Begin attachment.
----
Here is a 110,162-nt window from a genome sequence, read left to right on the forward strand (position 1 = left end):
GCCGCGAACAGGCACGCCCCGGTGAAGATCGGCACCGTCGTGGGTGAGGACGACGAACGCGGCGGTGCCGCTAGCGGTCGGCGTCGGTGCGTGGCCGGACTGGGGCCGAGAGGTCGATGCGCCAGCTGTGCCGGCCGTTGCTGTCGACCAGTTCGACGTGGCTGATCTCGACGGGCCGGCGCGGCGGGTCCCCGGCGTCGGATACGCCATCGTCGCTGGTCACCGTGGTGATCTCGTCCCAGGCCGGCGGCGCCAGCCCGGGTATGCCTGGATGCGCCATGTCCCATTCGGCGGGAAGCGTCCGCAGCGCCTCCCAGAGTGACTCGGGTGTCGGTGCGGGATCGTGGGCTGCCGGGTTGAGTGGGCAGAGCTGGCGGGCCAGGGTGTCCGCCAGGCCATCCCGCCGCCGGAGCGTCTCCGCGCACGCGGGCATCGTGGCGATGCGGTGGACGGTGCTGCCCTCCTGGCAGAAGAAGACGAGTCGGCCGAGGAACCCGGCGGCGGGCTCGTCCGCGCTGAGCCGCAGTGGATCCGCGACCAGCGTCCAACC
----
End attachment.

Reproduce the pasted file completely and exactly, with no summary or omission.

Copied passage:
Here is a 110,162-nt window from a genome sequence, read left to right on the forward strand (position 1 = left end):
GCCGCGAACAGGCACGCCCCGGTGAAGATCGGCACCGTCGTGGGTGAGGACGACGAACGCGGCGGTGCCGCTAGCGGTCGGCGTCGGTGCGTGGCCGGACTGGGGCCGAGAGGTCGATGCGCCAGCTGTGCCGGCCGTTGCTGTCGACCAGTTCGACGTGGCTGATCTCGACGGGCCGGCGCGGCGGGTCCCCGGCGTCGGATACGCCATCGTCGCTGGTCACCGTGGTGATCTCGTCCCAGGCCGGCGGCGCCAGCCCGGGTATGCCTGGATGCGCCATGTCCCATTCGGCGGGAAGCGTCCGCAGCGCCTCCCAGAGTGACTCGGGTGTCGGTGCGGGATCGTGGGCTGCCGGGTTGAGTGGGCAGAGCTGGCGGGCCAGGGTGTCCGCCAGGCCATCCCGCCGCCGGAGCGTCTCCGCGCACGCGGGCATCGTGGCGATGCGGTGGACGGTGCTGCCCTCCTGGCAGAAGAAGACGAGTCGGCCGAGGAACCCGGCGGCGGGCTCGTCCGCGCTGAGCCGCAGTGGATCCGCGACCAGCGTCCAACC